» Full Dark, No Stars - Stephen King's new novella questions mankind's ability to trust others.
[02.21.2011 by Bridget Doyle]


 » The Top 30 Albums of 2010 - Fashionably, fabulously late, our favorite music (and believe me, there was a LOT) of 2010, the year that some have called the best year for music ever. And only some of those fools work here. Plenty of usual suspects, lots of ties and a few surprises that I won't spoil, including our unexpected #1.
[12.24.2010 by The LAS Staff]


 » Live: Surfer Blood/The Drums at Lincoln Hall, Chicago, IL - Remember when Weezer used to put together records that you could sing along to and rock out to? That's what Surfer Blood's show was like!
[11.04.2010 by Cory Tendering]

Music Reviews

Screaming Females - Castle Talk
»Screaming Females
Castle Talk
Don Giovanni
Trent Reznor & Atticus Ross - The Social Network [Original Soundtrack]
»Trent Reznor & Atticus Ross
The Social Network [Original Soundtrack]
The Null Corporation
Deerhunter - Halcyon Digest
Halcyon Digest
No Age - Everything in Between
»No Age
Everything in Between
Sub Pop
Robyn - Body Talk Pt. 1/ Body Talk Pt. 2
Body Talk Pt. 1/ Body Talk Pt. 2
The Walkmen - Lisbon
»The Walkmen
Fat Possum
Sufjan Stevens
The Avalanche
Asthmatic Kitty

Rating: 7/10 ?

August 4, 2006
The Avalanche is a collection of the leftovers and fleshed-out scraps from the Illinois sessions. Upon first listen I was thoroughly satisfied, although subsequent plays have provided diminishing returns. Just as the Sufjan Superman on the cover of The Avalanche is frailer than the George Reeves Man of Steel on the cover of Illinois, so too are the songs on this collection considerably weaker than their counterparts.

The album's title track is worthy of a place on Illinois. The song begins as a mostly serene, banjo-laden affair with a choral crescendo closing the track in a perfect segue into the syncopated "Dear Mr. Supercomputer." "Supercomputer" offers up the first hint of the buzzing electronics and keyboard sounds woven throughout The Avalanche's 21 tracks. This is an interesting (although not surprising) addition to Sufjan's current bag o' tricks, a nod to the relatively mediocre electronic album (Enjoy Your Rabbit) from a few years back and The Avalanche seems like the first and best opportunity since Rabbit to revisit some of the electronic textures in his work.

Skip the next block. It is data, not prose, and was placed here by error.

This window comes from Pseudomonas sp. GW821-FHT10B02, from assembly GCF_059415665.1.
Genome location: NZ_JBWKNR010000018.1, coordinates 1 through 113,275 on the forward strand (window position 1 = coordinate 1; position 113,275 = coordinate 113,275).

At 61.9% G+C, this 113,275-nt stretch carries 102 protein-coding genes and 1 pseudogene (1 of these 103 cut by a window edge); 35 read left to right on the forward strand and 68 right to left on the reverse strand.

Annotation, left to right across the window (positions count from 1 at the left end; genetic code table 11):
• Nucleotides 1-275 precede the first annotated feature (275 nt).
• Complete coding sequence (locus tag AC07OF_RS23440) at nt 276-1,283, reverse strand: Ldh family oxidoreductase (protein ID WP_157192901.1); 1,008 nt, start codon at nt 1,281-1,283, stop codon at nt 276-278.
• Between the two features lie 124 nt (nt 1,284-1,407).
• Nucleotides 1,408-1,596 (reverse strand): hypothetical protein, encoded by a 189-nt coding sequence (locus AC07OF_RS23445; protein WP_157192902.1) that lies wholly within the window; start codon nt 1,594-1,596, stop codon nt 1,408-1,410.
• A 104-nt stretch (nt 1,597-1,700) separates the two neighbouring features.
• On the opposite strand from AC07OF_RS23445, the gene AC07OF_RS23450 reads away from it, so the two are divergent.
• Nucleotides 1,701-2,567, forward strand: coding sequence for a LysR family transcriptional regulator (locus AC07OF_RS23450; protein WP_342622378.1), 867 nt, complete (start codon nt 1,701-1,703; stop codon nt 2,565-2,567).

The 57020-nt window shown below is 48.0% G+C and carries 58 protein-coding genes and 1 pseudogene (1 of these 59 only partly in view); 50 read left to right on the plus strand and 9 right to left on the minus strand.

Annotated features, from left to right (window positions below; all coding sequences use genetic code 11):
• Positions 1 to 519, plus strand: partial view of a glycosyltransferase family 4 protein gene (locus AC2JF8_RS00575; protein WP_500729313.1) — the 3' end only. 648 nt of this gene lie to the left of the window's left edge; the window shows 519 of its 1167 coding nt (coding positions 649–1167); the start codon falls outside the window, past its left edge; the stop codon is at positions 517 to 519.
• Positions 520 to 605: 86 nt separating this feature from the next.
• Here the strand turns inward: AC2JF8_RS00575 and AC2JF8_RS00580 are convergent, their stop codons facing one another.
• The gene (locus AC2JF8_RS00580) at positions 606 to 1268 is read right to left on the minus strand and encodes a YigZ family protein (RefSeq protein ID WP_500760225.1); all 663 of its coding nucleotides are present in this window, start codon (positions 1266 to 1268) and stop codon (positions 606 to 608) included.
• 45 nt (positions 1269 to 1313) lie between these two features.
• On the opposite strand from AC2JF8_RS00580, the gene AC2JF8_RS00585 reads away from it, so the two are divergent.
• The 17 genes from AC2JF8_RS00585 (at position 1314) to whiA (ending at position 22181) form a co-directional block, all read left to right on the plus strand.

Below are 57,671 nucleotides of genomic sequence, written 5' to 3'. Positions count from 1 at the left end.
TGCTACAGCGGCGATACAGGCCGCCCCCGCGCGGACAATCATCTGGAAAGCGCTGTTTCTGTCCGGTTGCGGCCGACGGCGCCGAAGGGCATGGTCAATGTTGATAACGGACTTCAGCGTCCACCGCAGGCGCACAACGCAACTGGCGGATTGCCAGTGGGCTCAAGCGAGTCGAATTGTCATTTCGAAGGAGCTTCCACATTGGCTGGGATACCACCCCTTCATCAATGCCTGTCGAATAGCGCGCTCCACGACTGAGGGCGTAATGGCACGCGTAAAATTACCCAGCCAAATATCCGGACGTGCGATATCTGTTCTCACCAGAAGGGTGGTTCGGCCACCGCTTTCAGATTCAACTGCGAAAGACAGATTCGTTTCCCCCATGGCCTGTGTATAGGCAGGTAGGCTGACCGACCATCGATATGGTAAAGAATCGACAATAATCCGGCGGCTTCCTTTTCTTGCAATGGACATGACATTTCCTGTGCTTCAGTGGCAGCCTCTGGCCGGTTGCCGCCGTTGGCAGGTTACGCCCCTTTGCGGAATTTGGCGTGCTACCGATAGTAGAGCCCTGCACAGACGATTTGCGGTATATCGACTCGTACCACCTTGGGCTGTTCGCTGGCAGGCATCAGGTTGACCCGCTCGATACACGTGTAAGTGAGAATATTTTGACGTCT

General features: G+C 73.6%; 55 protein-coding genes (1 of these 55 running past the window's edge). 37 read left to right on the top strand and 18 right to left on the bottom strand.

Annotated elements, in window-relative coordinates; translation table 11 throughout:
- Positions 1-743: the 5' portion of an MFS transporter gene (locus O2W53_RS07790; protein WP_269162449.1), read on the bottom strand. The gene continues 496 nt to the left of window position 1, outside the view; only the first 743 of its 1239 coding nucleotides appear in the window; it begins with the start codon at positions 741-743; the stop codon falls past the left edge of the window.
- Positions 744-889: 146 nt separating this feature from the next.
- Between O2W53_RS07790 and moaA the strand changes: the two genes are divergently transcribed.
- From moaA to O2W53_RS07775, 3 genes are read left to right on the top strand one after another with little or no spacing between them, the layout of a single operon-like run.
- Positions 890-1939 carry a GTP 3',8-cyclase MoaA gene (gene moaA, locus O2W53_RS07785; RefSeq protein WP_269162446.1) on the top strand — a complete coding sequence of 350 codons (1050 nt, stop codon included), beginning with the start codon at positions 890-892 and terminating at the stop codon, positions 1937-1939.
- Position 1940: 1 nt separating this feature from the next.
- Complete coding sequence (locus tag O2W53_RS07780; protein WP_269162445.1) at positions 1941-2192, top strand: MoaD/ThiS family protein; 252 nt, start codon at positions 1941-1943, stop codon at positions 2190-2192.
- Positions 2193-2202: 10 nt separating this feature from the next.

The Avalanche contains multiple versions of the Illinois cut "Chicago" with "Chicago (Acoustic Version)," "Chicago (Adult Contemporary Easy Listening Version)" and "Chicago (Multiple Personality Disorder Version)." Remarkably, these are each extremely different songs. The "Acoustic Version" is spare, sad and lonely while the "Adult Contemporary Version" is uplifting and ethereal. "The Multiple Personality" version is a pastiche of folk, electronica, rock and hand clapping madness. These three experimental "versions" are indicative of the extreme perfection that Sufjan tries to achieve for his albums - nothing less than the best version made the final cut for Illinois and everything else is left for filler on cash grabs like The Avalanche.

I think the best thing about The Avalanche is the family atmosphere (which could be seen as ironic after the major duping of Pitchfork earlier this year). When Stevens toured last year, he packed up the studio musicians who worked on Illinois and took them on the road as his back-up band. The roster included a member or two of the Danielson Famile, Liz Janes, Shara Worden (who I have a crush on) and a handful of others, and to anyone who caught the "Illinoisemakers" performing live it was readily apparent that the ensemble loved to play together and loved what they were playing. Hearing these familiar voices and styles come together again is, for me, the highlight of The Avalanche.

Some folks will love this album and some will write it off as filler. Listening to The Avalanche is a lot like going back to visit old friends - familiar, cozy and safe. This isn't new territory but instead a pleasant and ultimately worthwhile homecoming.

Reviewed by Jon Burke
A contributing writer and a Chicago resident who will not be goaded by LASís editor into revealing any more details about his potentially sordid affairs.

See other reviews by Jon Burke



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